The Germanic Mosaic: Cultural and Linguistic Diversity in Society

By Carol Aisha Blackshire-Belay | Go to book overview

10
Linguistic Aspects of the RomanianSaxon Contact in Transylvania

ADRIAN PORUCIUC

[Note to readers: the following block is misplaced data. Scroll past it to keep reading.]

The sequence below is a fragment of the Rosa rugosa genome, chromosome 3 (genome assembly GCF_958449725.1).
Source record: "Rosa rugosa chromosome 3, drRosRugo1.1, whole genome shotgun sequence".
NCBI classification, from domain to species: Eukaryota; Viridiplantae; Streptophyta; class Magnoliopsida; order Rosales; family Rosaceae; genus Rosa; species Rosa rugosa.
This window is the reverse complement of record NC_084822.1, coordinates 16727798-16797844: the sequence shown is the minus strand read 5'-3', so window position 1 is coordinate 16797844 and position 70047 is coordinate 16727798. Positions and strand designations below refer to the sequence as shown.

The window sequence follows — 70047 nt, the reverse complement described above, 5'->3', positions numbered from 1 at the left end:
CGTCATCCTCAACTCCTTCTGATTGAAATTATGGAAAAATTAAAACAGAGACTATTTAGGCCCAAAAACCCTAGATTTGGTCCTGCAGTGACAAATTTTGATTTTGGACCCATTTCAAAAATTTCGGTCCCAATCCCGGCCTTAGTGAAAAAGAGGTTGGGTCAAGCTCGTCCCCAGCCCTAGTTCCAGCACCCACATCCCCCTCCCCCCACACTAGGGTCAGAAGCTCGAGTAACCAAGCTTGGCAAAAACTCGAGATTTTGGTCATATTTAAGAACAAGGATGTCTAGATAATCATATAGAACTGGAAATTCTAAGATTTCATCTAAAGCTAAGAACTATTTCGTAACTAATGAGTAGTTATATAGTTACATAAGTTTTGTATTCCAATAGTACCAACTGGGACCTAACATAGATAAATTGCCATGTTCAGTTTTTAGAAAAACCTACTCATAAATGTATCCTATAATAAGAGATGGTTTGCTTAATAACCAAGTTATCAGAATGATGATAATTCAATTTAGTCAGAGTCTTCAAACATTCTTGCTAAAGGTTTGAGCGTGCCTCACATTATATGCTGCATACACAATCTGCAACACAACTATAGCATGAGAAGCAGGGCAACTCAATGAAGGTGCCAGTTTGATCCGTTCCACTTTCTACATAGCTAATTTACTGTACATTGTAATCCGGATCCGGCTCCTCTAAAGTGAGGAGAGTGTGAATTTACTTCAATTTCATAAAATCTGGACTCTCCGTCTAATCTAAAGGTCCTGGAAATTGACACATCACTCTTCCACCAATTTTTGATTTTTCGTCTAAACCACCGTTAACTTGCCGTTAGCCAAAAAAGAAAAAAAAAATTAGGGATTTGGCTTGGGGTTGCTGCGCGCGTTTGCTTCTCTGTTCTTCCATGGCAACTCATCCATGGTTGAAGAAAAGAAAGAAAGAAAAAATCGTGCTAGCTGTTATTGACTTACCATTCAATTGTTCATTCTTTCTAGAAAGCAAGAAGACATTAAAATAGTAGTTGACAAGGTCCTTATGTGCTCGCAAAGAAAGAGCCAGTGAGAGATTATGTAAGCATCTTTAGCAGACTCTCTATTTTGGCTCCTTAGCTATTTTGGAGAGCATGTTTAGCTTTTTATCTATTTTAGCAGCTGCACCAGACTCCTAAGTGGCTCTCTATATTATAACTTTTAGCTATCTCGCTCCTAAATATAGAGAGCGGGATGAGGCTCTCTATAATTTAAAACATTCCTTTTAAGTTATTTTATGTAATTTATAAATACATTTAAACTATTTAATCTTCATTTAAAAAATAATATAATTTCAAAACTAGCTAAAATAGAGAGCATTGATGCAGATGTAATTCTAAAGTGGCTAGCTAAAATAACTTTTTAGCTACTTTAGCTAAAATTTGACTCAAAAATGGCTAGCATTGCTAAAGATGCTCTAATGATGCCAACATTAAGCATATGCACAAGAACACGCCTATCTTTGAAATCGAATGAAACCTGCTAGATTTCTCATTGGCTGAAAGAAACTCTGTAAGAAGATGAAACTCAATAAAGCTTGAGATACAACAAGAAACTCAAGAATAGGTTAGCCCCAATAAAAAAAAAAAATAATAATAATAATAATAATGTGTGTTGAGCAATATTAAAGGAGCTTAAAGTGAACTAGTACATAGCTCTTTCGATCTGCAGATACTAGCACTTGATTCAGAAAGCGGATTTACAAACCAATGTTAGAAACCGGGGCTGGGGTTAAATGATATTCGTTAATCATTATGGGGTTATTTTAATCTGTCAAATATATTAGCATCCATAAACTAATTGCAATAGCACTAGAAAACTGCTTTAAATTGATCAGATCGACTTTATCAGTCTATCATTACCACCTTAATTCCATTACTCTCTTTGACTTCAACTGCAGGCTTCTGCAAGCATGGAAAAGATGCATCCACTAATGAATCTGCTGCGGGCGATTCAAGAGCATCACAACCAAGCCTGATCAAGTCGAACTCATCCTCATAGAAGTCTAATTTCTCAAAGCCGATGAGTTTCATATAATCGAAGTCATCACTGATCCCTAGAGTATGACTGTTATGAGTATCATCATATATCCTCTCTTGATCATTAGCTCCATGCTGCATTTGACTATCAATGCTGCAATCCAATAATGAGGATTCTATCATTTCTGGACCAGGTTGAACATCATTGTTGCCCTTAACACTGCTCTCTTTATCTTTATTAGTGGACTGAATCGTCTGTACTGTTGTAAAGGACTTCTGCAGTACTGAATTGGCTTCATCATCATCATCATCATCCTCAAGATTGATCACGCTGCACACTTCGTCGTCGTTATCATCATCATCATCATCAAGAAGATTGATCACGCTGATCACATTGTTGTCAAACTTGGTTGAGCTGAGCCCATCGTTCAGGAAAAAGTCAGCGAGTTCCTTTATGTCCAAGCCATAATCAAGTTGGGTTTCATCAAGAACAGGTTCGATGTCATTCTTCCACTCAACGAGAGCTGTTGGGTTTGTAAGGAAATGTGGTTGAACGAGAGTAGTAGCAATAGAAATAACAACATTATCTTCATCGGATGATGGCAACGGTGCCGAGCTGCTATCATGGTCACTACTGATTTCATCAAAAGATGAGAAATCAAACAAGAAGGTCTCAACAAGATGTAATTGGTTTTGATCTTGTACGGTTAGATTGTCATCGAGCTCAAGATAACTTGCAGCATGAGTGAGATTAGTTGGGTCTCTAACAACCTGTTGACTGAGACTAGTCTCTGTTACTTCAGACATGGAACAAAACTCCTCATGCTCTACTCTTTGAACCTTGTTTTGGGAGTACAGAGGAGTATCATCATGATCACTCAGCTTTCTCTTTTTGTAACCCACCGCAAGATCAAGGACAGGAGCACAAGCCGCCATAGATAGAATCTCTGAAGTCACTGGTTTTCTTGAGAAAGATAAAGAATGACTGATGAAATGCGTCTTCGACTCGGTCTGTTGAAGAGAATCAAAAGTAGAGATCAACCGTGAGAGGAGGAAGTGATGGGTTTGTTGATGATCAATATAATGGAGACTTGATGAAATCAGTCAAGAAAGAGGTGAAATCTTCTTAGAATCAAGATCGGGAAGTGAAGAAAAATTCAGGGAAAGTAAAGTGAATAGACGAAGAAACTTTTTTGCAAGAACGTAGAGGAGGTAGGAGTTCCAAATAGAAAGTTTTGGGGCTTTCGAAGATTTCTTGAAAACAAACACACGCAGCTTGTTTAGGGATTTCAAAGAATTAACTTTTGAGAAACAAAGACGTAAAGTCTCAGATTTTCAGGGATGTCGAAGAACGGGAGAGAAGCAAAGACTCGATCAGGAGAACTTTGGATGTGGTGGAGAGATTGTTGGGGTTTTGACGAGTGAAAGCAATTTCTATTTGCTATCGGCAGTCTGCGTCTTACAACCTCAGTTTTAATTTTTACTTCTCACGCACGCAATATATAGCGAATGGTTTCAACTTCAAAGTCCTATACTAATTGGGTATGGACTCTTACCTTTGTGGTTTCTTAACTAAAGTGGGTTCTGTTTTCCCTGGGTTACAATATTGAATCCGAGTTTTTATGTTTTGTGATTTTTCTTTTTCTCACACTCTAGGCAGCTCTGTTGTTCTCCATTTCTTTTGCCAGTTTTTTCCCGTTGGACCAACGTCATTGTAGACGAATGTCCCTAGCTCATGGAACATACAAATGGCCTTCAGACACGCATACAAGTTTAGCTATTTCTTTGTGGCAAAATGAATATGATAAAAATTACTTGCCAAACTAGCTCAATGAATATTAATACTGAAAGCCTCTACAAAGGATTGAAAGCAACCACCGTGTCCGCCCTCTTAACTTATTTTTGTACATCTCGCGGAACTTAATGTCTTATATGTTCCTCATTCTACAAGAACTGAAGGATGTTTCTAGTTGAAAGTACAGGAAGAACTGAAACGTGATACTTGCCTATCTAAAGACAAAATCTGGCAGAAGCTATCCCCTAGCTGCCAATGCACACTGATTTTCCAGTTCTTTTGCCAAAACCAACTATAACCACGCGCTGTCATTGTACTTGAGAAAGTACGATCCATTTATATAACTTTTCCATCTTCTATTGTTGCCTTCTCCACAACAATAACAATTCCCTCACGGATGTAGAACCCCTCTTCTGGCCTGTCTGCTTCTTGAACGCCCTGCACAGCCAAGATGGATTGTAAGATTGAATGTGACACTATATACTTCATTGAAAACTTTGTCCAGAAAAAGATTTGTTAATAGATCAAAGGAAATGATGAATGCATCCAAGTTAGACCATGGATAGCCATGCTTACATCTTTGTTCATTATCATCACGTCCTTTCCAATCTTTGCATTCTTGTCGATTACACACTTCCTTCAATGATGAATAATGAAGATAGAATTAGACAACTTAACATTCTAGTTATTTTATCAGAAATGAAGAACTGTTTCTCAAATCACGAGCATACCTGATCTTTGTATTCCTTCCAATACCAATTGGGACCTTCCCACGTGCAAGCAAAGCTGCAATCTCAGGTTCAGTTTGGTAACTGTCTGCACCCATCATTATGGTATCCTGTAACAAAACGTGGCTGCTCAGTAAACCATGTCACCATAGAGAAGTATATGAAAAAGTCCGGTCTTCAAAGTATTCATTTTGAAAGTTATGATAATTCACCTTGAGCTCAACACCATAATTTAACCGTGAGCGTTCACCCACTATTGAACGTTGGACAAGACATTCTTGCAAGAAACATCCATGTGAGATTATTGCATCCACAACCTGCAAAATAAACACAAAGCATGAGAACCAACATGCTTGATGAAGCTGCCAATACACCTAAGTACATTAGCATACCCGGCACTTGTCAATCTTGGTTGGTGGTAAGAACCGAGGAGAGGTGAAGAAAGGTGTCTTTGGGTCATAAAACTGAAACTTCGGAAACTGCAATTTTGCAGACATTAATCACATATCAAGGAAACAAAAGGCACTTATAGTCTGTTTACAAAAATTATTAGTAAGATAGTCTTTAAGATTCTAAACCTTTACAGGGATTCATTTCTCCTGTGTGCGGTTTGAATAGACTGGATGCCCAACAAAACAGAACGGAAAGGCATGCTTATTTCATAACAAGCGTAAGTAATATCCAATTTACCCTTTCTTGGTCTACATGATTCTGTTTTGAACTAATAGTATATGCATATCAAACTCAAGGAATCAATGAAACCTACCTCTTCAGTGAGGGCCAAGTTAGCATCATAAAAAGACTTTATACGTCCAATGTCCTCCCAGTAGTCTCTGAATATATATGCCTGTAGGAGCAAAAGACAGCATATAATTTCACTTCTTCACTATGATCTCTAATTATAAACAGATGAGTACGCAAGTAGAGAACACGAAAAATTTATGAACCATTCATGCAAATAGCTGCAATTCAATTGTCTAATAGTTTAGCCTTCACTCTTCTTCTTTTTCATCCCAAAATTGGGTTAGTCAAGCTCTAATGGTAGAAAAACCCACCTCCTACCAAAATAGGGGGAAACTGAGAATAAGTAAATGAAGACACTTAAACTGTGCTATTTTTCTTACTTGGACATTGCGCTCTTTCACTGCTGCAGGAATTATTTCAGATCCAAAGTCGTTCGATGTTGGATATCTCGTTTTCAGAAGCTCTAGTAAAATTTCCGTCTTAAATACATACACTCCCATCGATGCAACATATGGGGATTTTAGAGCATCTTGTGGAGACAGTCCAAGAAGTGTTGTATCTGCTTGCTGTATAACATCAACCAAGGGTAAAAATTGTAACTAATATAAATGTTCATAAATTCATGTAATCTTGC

Transylvanian Saxon (Siebenbürgisch-sächsisch) has been spoken in centralwestern regions of Romania for more than eight centuries, since King Geisa II of Hungary (d. 1162) invited groups of West Germanic "in das Hermannstädter Gelände" ["into the Hermannstadt province"] ( Klein, 1971: 4). The rights and duties of the new settlers were officially established in 1224 by a Freiheitsbrief [freedom letter] signed and sealed by King Andreas II. 1 The rather assorted immigrants were called Flandrenses, Theutonici, and Saxones in medieval documents, and it was the last of the three ethnonyms that in the end became a blanket term (cf. Hung. szász, Rom. sas, and TS Saks, "Transylvanian Saxon"). A good deal of the demographic flow under discussion came from the Rhine-Moselle area, which accounts for the still-obvious closeness between Transylvanian Saxon and the Germanic dialect spoken in Luxembourg. 2 Against the troubled East European historical background of those times, the West European colonists were expected to create nuclei of stability within the Transylvanian frontier; and soon the newcomers showed their ability in agriculture, stone building and fortification, and medieval craftsmanship. Moreover, their priests (first Catholic, then Lutheran) did something of great significance for all the ethnic groups of Transylvania: those modest clergymen not only kept accurate parish records, but they also scribbled concise chronicles, many of which contain precious attestations. Such local annals, together with the administrative documents of the Transylvanian cities, were to become true gold mines for later scholars.

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